Understanding how organisms grow and respond to their environment requires the ability to interact with and manipulate biochemical pathways in live cells in real time. A comprehensive characterization of live cells involves knowing where proteins localize and how and when they interact with other proteins to form functional pathways. Imaging techniques are especially powerful because they can provide spatial and temporal localization data, as well as generate information about molecular interactions, chemical environment, and physical properties. Our current research interests are focused on using genomics and live cell imaging tools to understand the function of proteins and networks in living cells.
Initial studies have focused on microbial pathways, including the glucose phosphotransferase system in E. coli. In order to visualize and track specific proteins in live cells, the proteins of interest must be labeled. One approach to protein labeling is through the use of recombinantly introduced peptide tags, such as green fluorescent protein (GFP) and its spectral derivatives. By genetically engineering protein fusions, perfect stoichiometry can be achieved, physiological responses can be measured in live cells, and additional labeling steps that might risk altering protein function are avoided.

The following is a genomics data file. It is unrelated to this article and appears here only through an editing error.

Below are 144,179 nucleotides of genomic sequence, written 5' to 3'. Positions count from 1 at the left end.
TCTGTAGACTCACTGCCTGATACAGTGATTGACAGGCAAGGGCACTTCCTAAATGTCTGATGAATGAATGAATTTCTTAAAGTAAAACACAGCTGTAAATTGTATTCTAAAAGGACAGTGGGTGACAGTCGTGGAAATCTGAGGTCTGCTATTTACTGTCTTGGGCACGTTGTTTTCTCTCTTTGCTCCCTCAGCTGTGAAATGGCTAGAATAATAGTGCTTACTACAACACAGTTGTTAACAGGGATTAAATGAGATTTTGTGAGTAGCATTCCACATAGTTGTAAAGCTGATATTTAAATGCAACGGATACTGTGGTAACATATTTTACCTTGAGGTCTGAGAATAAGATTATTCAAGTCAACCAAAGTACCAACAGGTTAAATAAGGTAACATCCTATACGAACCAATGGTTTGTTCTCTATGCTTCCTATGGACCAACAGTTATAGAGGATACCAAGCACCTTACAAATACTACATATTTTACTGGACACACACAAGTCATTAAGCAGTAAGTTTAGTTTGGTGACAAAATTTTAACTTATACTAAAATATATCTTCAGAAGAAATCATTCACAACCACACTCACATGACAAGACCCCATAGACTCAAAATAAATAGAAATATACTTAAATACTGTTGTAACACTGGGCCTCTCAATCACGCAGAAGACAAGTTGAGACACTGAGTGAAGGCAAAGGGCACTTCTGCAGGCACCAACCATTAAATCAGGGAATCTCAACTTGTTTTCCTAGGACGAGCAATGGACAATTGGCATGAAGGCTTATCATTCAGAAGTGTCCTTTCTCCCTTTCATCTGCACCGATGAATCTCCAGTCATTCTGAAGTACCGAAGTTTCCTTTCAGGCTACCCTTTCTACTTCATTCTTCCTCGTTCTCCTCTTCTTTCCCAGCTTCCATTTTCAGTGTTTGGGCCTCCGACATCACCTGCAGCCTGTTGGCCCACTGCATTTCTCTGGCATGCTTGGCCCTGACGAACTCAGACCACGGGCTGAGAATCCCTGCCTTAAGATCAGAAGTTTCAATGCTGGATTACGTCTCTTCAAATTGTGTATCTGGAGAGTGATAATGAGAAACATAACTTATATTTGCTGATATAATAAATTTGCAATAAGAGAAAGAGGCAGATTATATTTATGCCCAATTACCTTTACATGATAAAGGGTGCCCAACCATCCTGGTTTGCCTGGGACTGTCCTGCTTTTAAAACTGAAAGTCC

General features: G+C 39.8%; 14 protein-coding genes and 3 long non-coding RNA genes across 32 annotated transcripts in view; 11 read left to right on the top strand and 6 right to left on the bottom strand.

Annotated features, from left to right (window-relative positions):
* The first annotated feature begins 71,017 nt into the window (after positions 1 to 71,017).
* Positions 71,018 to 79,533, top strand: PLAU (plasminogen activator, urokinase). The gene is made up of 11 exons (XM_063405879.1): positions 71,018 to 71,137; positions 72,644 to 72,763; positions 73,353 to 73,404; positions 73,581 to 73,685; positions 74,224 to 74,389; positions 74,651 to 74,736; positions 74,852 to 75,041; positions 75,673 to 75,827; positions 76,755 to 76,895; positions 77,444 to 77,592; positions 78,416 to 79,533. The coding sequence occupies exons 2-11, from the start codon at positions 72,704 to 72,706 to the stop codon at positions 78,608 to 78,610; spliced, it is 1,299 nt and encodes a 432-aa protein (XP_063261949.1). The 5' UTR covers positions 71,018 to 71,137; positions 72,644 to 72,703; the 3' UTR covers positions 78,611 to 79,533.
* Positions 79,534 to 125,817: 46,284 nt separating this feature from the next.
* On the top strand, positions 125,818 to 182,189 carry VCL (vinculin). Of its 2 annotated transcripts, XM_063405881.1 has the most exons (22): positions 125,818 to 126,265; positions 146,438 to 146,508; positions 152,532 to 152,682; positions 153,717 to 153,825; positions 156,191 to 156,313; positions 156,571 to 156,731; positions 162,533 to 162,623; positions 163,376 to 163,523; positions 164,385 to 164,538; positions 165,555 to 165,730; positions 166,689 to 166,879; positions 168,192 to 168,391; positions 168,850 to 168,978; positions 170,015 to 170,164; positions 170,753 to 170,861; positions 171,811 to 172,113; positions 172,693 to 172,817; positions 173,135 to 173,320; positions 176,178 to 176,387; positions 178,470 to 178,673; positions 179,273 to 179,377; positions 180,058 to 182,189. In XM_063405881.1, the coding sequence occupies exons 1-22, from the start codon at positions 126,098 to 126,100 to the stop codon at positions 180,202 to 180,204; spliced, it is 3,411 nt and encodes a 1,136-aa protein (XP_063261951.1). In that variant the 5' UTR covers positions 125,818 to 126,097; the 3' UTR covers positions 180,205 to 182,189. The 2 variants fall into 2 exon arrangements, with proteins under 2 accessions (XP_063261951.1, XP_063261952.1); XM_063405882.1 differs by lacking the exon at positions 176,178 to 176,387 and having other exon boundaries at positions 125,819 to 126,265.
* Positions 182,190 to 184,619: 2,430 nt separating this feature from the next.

Atomic force microscopy (AFM) is another imaging tool employed to provide a comprehensive analysis of protein networks. AFM allows molecular scale resolution of biological materials in physiologically relevant conditions and is capable of assessing the large proportion of the proteome that interacts at the cell membrane. In addition to imaging, the sensitivity of the AFM cantilever can be exploited to measure forces required to rupture bonds between biomolecules and within single protein molecules, and to identify single molecule interactions with specific target molecules on surfaces by tethering specific probe molecules to the cantilever.